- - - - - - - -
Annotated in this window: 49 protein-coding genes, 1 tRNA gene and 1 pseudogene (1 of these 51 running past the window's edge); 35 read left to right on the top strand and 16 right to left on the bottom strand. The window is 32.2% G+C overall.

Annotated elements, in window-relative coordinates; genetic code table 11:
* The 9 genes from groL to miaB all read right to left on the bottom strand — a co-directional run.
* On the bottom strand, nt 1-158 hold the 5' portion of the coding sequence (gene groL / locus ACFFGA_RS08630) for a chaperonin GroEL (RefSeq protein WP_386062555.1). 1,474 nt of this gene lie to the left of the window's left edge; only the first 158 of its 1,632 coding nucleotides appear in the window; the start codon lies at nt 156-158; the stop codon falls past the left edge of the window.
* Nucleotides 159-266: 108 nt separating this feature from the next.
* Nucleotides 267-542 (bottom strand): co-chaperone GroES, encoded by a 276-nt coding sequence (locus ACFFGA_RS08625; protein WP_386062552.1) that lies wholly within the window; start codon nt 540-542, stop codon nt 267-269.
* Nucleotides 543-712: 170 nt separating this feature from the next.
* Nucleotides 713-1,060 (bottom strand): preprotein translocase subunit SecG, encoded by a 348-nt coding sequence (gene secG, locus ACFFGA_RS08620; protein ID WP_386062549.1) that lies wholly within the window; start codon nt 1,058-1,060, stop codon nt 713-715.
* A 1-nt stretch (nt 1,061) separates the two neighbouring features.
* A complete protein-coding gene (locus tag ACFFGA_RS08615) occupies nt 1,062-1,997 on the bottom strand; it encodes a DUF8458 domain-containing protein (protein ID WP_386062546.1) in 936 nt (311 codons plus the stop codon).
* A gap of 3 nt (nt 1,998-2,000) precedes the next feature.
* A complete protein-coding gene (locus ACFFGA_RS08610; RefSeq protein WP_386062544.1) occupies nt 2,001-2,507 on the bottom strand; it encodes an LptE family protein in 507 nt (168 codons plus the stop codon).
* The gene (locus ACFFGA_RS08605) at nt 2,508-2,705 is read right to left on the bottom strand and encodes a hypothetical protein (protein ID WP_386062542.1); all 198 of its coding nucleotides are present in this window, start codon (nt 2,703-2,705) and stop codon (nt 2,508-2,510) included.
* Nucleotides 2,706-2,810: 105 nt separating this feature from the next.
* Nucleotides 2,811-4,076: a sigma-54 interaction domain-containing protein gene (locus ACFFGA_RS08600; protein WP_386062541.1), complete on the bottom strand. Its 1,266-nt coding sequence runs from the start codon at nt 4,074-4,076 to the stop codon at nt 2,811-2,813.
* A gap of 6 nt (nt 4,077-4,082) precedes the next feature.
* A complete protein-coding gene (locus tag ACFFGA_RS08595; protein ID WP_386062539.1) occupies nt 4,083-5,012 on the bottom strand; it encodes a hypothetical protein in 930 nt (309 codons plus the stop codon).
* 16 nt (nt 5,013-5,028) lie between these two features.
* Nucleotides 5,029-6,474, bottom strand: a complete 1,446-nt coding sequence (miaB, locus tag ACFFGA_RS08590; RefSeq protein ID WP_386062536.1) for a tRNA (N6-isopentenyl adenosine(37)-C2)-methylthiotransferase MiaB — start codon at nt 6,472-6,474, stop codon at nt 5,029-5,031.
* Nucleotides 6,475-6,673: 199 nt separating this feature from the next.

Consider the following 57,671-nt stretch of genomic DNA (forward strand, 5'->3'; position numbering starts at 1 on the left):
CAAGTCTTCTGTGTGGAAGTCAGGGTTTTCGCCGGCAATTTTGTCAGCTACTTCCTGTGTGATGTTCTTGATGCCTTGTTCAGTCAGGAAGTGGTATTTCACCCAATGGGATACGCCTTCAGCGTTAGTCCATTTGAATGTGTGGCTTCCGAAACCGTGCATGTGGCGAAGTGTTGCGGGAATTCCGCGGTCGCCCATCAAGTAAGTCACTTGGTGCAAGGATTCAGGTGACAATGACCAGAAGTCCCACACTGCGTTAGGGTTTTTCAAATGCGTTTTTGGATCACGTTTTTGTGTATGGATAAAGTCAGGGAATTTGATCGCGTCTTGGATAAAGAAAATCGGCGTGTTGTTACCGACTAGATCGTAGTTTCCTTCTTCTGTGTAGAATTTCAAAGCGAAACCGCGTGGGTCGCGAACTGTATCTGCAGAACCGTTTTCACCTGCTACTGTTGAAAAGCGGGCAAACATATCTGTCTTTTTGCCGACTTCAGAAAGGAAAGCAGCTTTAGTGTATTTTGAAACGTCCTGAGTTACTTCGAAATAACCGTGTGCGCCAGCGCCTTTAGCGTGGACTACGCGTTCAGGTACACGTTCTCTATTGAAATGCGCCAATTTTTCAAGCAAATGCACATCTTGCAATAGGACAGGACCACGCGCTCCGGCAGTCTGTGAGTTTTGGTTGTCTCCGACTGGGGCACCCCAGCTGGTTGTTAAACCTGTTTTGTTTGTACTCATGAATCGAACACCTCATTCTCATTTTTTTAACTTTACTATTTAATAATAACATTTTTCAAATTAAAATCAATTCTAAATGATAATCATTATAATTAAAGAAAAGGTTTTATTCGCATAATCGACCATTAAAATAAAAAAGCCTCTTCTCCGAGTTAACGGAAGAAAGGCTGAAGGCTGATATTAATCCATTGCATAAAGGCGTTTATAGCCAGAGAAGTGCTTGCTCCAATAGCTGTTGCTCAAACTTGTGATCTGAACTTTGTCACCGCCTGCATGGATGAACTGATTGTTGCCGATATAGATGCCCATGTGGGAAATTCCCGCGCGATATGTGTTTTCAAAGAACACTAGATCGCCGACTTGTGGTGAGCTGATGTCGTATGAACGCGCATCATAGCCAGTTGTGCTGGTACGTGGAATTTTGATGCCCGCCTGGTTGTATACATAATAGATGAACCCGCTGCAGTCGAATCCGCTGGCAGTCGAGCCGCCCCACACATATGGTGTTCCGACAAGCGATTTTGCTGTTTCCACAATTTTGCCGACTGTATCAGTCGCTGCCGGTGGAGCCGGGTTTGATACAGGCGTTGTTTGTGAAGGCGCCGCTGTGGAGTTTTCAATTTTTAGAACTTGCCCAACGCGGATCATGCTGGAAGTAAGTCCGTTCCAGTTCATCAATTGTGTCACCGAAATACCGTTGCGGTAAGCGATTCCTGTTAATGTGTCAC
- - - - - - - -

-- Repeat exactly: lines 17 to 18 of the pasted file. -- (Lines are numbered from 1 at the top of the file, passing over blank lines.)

* A complete protein-coding gene (locus tag ACFFGA_RS08595; protein ID WP_386062539.1) occupies nt 4,083-5,012 on the bottom strand; it encodes a hypothetical protein in 930 nt (309 codons plus the stop codon).
* 16 nt (nt 5,013-5,028) lie between these two features.